Fatty acids in insects: Composition, metabolism, and biological significance
Article first published online: 7 FEB 2005
Copyright © 1988 Wiley-Liss, Inc.
Archives of Insect Biochemistry and Physiology
Volume 9, Issue 1, pages 1–33, 1988
How to Cite
Stanley-Samuelson, D. W., Jurenka, R. A., Cripps, C., Blomquist, G. J. and de Renobales, M. (1988), Fatty acids in insects: Composition, metabolism, and biological significance. Arch. Insect Biochem. Physiol., 9: 1–33. doi: 10.1002/arch.940090102
- Issue published online: 7 FEB 2005
- Article first published online: 7 FEB 2005
- Manuscript Accepted: 17 JUN 1988
- Manuscript Received: 6 APR 1988
- polyunsaturated fatty acids;
- linoleic acid synthesis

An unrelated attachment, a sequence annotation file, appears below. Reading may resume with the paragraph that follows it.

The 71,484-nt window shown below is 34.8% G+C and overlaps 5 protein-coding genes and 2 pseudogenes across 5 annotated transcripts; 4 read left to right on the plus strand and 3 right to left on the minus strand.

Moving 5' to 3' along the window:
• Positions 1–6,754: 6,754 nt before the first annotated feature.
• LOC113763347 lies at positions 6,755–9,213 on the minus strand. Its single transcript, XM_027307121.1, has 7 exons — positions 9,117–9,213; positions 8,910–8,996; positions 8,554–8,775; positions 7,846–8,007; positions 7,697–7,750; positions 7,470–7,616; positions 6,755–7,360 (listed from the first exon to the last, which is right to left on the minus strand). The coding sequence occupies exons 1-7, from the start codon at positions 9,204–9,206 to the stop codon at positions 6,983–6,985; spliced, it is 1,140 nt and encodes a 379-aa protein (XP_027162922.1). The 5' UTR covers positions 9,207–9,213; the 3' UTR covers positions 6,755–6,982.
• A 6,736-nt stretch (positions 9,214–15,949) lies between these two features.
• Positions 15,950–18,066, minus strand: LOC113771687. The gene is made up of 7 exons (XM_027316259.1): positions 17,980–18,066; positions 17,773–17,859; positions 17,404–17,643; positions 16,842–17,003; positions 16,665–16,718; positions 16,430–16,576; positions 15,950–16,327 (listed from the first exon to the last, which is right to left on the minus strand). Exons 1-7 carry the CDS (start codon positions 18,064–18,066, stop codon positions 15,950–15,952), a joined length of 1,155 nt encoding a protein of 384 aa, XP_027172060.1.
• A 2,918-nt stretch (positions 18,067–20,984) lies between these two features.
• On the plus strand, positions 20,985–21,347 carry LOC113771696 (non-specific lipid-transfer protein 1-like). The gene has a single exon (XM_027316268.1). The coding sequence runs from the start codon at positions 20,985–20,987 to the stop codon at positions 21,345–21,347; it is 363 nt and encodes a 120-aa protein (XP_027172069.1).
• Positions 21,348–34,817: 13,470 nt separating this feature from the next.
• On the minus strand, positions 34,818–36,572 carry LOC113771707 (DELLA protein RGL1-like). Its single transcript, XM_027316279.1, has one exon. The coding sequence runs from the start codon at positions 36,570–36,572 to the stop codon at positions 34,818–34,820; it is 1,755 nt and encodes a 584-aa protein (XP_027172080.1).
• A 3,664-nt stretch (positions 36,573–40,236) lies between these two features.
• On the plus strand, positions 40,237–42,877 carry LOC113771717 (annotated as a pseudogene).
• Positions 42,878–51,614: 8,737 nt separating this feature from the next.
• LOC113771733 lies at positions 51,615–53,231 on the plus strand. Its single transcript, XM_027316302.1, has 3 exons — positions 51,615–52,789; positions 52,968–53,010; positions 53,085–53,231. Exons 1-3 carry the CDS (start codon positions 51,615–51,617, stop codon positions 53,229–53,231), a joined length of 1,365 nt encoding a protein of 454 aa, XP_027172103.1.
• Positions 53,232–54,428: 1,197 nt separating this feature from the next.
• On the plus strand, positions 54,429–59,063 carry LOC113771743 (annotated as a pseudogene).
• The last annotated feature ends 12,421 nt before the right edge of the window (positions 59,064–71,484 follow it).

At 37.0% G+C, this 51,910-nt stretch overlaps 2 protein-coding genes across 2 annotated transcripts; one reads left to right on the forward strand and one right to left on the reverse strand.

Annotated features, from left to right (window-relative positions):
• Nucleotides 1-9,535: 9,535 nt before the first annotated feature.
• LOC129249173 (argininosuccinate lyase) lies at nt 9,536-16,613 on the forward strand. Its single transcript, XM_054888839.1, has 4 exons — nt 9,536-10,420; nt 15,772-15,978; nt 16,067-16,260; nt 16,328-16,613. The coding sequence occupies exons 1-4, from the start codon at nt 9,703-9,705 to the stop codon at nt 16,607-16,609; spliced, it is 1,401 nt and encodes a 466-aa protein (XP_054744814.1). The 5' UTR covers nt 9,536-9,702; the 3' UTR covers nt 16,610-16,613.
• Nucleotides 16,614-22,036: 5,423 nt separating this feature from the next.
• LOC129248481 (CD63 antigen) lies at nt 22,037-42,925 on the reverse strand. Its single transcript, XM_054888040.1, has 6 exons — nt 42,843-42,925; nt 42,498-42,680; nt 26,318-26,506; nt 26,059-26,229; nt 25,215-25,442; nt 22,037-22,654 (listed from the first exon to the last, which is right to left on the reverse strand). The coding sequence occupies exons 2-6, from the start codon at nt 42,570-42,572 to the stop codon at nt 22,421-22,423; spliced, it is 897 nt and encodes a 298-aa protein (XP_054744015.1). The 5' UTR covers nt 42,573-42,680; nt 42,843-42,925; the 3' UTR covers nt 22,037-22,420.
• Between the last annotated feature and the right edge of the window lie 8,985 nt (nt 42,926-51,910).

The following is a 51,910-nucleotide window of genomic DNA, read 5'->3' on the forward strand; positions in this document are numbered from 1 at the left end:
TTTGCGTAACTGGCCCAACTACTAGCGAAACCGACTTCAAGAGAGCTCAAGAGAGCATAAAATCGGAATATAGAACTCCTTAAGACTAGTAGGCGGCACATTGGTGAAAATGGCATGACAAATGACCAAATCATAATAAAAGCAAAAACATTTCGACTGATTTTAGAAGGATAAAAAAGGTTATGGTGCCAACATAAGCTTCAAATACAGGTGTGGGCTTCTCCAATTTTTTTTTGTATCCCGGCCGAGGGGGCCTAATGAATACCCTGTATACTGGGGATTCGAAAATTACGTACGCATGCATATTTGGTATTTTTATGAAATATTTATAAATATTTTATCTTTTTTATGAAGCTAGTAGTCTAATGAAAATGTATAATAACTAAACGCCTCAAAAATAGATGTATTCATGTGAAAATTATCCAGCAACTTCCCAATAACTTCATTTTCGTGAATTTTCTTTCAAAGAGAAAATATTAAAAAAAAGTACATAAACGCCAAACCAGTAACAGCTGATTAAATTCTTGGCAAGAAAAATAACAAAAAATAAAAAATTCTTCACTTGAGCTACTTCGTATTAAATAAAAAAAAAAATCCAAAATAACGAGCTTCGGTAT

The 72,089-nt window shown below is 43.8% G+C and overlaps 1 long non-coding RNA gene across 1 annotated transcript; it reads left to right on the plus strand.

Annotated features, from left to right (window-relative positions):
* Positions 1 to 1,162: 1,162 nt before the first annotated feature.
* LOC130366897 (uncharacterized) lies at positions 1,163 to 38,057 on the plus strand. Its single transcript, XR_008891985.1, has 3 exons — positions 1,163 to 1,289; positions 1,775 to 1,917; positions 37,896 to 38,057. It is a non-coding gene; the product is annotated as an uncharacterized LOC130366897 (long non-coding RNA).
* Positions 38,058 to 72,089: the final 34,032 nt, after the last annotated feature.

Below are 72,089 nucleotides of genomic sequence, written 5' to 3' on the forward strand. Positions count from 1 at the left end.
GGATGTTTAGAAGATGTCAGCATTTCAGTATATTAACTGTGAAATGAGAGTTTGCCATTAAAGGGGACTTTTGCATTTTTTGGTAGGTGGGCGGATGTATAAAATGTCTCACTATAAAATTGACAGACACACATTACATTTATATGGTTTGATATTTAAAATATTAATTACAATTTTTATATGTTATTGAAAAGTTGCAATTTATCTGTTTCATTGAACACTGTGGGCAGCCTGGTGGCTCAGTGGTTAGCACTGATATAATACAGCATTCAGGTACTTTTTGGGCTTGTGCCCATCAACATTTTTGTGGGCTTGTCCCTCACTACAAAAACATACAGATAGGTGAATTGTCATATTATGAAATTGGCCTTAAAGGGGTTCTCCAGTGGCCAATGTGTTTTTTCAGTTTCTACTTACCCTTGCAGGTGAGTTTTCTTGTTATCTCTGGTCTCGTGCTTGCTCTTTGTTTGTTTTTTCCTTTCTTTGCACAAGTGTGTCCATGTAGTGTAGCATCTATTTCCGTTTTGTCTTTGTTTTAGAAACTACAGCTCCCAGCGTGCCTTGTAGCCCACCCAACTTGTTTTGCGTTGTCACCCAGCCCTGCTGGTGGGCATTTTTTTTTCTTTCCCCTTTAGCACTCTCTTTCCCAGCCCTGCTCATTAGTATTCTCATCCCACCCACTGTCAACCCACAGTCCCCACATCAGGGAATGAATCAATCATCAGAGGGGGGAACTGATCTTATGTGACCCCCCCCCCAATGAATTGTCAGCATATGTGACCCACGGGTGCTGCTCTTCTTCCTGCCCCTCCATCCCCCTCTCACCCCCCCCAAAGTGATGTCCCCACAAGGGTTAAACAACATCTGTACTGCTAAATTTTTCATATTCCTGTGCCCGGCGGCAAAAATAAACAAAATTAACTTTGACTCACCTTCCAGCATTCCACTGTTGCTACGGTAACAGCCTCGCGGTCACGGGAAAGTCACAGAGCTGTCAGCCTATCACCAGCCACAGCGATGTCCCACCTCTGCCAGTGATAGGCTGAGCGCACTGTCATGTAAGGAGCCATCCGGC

The composition, metabolism, and significance of fatty acids in insect biology are addressed. Fatty acids enter a number of metabolic pathways not directly related to energy storage and production; the unifying theme is that the fatty acids are not only structurally altered in these pathways, but that the alterations carry them from one area of biological significance into another. This theme is developed by offering a perspective on fatty acids in insects and then reviewing three major areas: 1) fatty acid composition, 2) biosynthesis of fatty acids (including polyunsaturated fatty acids and characteristics of certain biosynthetic enzymes), and 3) the biological significance of fatty acids. This last section includes discussions of the biochemistry of waxes, pheromones, and prostaglandins and the roles of fatty acids as components of defensive secretions. Little is known at the biochemical level about the regulation of fatty acid metabolism, and it is suggested that work in this area represents another frontier in insect biochemistry.